> > to host the DNS zone for the home network.
> I'd really like to encourage you to revise the drafts so that it makes it
> clear that the hidden master is not necessarily the CPE.  I'd be
> particularly keen to understand how the hidden master can sign the zone
> when it is not the CPE, given that you expect signing keys to be obtained
> over DHCP.
> > I do not think our architecture is bound to the CPE [...] If you could
> > point specific sections, that would help to clarify the next versions.
>     This document describes a homenet naming architecture where the CPEs
>     manage the DNS zone associates to its home network,
>     [...]
>     the DNS(SEC) Homenet Zone built by the CPE is outsourced to Public
>     Authoritative Servers.
>     [...]
>     The zone signing and secure delegation can be performed either by the
>     CPE or by the Public Authoritative Servers.
>     [...]
>     outsourcing the authoritative naming service from the CPE
> ...and so forth, and so on.  I'm sure you can see where my confusion stems
> from ;-)
> > Similarly, I do not recall using the term proxy in one or the other
> > draft, and I do not see what could be considered as a proxy.
> I fear I wasn't very clear:
> 1. the homenet nodes populate the master zone at the hidden master (which
>    is not at all the CPE, as we've established above) using DHCP;
This DHCP is the one of the home network and not the one of the ISP.

> 2. the hidden master (which is not at all the CPE) performs a zone
>    transfer to its secondaries (which are not at all the ones hardwired by
>    the ISP into the CPE) using normal DNS(SEC) procedures.
> So in effect the hostname data is flowing (1) from the node to the hidden
> master which (2) forwards it to the authoritative secondaries.  In effect,
> it's being proxied from the node to the secondaries by the hidden master.
> OK, If I understand correctly you called that proxy as nodes do not
register directly  to the Public Authoritative Server. Instead, this is
performed by the Internet Homenet Authoritative Server.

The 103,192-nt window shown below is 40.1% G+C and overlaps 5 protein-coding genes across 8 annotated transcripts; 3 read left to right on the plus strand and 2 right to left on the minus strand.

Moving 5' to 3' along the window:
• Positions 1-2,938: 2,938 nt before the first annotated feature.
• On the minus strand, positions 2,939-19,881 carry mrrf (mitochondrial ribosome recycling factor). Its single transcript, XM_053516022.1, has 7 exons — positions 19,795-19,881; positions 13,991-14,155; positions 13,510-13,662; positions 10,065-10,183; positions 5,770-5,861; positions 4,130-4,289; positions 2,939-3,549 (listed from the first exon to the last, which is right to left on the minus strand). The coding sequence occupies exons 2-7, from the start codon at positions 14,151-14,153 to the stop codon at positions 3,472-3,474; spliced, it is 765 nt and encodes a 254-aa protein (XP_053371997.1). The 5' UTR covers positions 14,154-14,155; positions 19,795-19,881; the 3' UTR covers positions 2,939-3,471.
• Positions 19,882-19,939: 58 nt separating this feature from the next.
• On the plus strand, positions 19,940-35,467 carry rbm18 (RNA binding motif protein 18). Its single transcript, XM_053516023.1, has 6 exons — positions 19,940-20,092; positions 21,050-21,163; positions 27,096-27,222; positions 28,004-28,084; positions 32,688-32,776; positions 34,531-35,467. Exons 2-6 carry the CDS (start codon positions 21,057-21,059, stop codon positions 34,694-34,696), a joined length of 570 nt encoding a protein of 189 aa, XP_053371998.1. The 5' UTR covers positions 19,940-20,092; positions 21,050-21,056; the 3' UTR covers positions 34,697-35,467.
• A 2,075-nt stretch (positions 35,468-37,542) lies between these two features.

Note also that nothing prevents the node to perform its registration to the
Public Authoritative Server directly. This architecture do nothing against
this. This is simply not part of the architecture.

> > In the architecture we propose, things may be as follows: the NAS only
> > needs a hostname: myserver for example. You plug the NAS in your home
> > network, it announces its name via DHCP. The DHCP transmit the
> > information to the entity that manages the DNS zone, which then
> > outsource the zone to the registrar. You NAS does not need to be
> > configured to update the zone at the registrar.
> Ah.  I think that's the crucial point -- it's easier to provide
> credentials to a single node rather than to every node that needs to
> register in the global DNS.  That makes sense.
> So how does the hidden master get the credentials?  You say:
>     The DHCP Server makes the Public Key available to the DNS servers, so
>     the CPE can secure its DNS transactions.  Note that the Public Key
>     alone is not sufficient to perform the authentication [...] How the
>     binding is performed is out of scope of the document.  It can be
>     a centralized database or various bindings may be sent to the
>     different servers.
> That speaks about the ISP's DHCP server, right?  But now that we've
> established that the hidden master is not the CPE -- it's not necessarily
> on the same link as the DHCP server.  Are you assuming a DHCP proxy at the
> CPE?

As mentioned above the DHCP Options have currently been established for CPE.

> I also don't understand what you mean by "various bindings" in the last
> sentence quoted above.  I'd appreciate a clarification.  Perhaps you can
> tell us how the private keys are distributed in your implementation?
> A public key alone is not sufficient for authentication. You need an ID.
This ID can be the domain name, the end user ID , the line number..... This
is not specified in the document. As name servers needs the name and the
key, the binding I would use would be the name and the key.

> >>> Suppose your ISP has a connectivity issue, even a node in your home
> >>> network will not be able to contact your web server as the DNS(SEC)
> >>> resolution is not possible.
> >> But my nodes are still running mDNS/zeroconf, right?
> > By the way, I am not deprecating the use of mDNS at all it is simply
> > orthogonal.
> What I meant by that is that you're still running mDNS, so losing
> connectivity to the master won't prevent you from resolving using mDNS.
> However, I now see that you're not deriving the DNS zone from mDNS, so the
> name you're interested in might very well not be advertised over mDNS.
> Thanks for your patience,
> -- Juliusz

Daniel Migault
Orange Labs -- Security
+33 6 70 72 69 58